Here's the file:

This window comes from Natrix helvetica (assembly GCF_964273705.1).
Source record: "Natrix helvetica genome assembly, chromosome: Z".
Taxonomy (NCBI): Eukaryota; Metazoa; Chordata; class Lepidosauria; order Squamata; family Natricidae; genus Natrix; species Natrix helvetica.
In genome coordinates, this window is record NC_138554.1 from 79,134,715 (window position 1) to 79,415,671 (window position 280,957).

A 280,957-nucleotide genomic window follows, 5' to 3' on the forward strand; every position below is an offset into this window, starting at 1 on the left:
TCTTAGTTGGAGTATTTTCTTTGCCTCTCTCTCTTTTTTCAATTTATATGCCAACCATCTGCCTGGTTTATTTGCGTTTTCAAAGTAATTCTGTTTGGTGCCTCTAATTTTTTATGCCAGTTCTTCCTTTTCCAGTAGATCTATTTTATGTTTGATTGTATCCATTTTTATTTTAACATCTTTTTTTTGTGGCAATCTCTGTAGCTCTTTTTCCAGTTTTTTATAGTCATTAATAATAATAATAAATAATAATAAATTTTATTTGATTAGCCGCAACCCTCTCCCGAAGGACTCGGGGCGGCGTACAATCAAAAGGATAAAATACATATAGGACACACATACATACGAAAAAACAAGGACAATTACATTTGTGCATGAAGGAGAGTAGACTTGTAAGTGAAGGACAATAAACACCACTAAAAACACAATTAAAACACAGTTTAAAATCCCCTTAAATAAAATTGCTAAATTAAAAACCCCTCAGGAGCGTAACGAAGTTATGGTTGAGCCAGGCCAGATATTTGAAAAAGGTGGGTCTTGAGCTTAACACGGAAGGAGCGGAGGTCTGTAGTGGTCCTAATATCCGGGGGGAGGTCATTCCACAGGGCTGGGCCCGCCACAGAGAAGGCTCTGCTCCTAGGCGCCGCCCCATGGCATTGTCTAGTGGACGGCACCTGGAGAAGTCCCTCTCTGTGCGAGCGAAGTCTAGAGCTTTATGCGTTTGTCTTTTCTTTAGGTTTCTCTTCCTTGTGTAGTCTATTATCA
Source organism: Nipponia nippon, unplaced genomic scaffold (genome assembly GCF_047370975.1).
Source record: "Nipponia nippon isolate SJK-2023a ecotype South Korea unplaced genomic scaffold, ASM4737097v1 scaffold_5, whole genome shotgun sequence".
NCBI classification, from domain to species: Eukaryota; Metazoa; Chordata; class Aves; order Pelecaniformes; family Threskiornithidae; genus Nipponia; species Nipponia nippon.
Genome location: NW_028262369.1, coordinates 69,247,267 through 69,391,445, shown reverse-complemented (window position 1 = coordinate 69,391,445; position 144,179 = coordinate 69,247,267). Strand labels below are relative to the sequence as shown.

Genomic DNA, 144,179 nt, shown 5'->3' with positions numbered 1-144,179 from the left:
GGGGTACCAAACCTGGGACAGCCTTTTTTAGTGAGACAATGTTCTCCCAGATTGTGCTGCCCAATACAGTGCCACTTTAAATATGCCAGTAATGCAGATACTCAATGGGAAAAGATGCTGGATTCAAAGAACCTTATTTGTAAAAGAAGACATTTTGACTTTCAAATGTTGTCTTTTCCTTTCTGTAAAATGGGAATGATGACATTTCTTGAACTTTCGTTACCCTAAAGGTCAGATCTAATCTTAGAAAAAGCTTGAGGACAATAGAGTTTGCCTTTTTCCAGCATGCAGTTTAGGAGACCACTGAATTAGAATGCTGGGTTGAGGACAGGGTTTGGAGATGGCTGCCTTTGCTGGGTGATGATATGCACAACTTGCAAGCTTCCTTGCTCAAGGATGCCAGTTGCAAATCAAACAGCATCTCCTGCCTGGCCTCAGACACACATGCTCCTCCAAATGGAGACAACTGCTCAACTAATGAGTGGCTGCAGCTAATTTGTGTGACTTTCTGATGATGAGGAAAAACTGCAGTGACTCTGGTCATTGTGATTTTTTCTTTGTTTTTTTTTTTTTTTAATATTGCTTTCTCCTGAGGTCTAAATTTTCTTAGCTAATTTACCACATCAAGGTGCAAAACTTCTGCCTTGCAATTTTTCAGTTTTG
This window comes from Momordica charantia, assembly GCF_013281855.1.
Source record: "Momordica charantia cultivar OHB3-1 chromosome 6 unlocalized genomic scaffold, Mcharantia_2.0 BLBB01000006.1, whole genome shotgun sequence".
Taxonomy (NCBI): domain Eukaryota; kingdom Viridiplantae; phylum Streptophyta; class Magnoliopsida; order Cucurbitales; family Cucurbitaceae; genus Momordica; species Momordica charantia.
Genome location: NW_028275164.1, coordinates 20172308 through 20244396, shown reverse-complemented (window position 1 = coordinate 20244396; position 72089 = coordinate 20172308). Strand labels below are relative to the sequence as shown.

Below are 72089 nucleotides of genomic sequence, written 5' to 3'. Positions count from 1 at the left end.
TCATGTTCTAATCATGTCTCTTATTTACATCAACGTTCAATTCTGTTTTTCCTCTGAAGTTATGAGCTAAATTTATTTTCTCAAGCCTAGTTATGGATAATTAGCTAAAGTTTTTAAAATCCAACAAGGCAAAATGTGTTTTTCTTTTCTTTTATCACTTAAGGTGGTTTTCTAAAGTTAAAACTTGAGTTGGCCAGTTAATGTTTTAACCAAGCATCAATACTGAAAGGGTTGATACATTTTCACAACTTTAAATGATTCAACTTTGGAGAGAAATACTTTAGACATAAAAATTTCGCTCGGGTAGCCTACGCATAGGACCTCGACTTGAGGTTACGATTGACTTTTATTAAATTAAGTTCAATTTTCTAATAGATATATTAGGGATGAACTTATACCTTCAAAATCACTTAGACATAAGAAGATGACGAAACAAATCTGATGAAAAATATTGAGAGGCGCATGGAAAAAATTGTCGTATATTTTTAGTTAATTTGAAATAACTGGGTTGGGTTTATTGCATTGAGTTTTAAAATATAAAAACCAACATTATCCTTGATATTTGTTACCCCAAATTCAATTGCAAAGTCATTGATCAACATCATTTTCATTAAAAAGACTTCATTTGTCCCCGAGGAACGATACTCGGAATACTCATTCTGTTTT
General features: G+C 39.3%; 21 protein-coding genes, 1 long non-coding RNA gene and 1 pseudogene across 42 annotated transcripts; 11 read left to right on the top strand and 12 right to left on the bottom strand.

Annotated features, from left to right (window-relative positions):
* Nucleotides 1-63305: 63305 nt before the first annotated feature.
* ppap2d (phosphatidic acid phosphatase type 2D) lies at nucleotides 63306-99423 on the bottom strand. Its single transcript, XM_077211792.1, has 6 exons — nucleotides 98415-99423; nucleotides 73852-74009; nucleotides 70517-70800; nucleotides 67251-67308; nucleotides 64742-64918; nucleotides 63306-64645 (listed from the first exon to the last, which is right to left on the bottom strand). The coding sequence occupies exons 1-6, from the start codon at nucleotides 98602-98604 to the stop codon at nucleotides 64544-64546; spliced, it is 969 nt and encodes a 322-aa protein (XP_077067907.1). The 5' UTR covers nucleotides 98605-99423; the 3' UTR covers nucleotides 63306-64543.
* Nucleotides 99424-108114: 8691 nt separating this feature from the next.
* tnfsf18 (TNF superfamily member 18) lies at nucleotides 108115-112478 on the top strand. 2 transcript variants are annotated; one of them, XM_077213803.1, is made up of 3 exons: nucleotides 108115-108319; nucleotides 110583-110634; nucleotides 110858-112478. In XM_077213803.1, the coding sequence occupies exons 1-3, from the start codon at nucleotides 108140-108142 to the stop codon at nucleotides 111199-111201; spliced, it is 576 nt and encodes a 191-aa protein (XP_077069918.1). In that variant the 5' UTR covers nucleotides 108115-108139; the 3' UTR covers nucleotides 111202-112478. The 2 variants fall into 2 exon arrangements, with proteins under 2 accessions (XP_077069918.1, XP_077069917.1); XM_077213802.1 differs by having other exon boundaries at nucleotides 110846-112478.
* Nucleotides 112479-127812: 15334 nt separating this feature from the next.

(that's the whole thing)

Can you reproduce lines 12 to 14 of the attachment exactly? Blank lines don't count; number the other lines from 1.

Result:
GGGGTACCAAACCTGGGACAGCCTTTTTTAGTGAGACAATGTTCTCCCAGATTGTGCTGCCCAATACAGTGCCACTTTAAATATGCCAGTAATGCAGATACTCAATGGGAAAAGATGCTGGATTCAAAGAACCTTATTTGTAAAAGAAGACATTTTGACTTTCAAATGTTGTCTTTTCCTTTCTGTAAAATGGGAATGATGACATTTCTTGAACTTTCGTTACCCTAAAGGTCAGATCTAATCTTAGAAAAAGCTTGAGGACAATAGAGTTTGCCTTTTTCCAGCATGCAGTTTAGGAGACCACTGAATTAGAATGCTGGGTTGAGGACAGGGTTTGGAGATGGCTGCCTTTGCTGGGTGATGATATGCACAACTTGCAAGCTTCCTTGCTCAAGGATGCCAGTTGCAAATCAAACAGCATCTCCTGCCTGGCCTCAGACACACATGCTCCTCCAAATGGAGACAACTGCTCAACTAATGAGTGGCTGCAGCTAATTTGTGTGACTTTCTGATGATGAGGAAAAACTGCAGTGACTCTGGTCATTGTGATTTTTTCTTTGTTTTTTTTTTTTTTTAATATTGCTTTCTCCTGAGGTCTAAATTTTCTTAGCTAATTTACCACATCAAGGTGCAAAACTTCTGCCTTGCAATTTTTCAGTTTTG
This window comes from Momordica charantia, assembly GCF_013281855.1.
Source record: "Momordica charantia cultivar OHB3-1 chromosome 6 unlocalized genomic scaffold, Mcharantia_2.0 BLBB01000006.1, whole genome shotgun sequence".